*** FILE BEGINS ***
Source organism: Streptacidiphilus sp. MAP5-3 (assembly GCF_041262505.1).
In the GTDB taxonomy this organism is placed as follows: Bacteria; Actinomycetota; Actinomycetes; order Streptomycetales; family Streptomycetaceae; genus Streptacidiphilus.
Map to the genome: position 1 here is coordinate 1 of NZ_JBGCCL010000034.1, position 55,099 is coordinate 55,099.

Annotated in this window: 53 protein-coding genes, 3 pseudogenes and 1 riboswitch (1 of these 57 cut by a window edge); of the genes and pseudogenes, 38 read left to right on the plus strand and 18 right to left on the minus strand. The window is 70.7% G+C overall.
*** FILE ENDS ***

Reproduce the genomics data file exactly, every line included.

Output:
Source organism: Streptacidiphilus sp. MAP5-3 (assembly GCF_041262505.1).
In the GTDB taxonomy this organism is placed as follows: Bacteria; Actinomycetota; Actinomycetes; order Streptomycetales; family Streptomycetaceae; genus Streptacidiphilus.
Map to the genome: position 1 here is coordinate 1 of NZ_JBGCCL010000034.1, position 55,099 is coordinate 55,099.

Annotated in this window: 53 protein-coding genes, 3 pseudogenes and 1 riboswitch (1 of these 57 cut by a window edge); of the genes and pseudogenes, 38 read left to right on the plus strand and 18 right to left on the minus strand. The window is 70.7% G+C overall.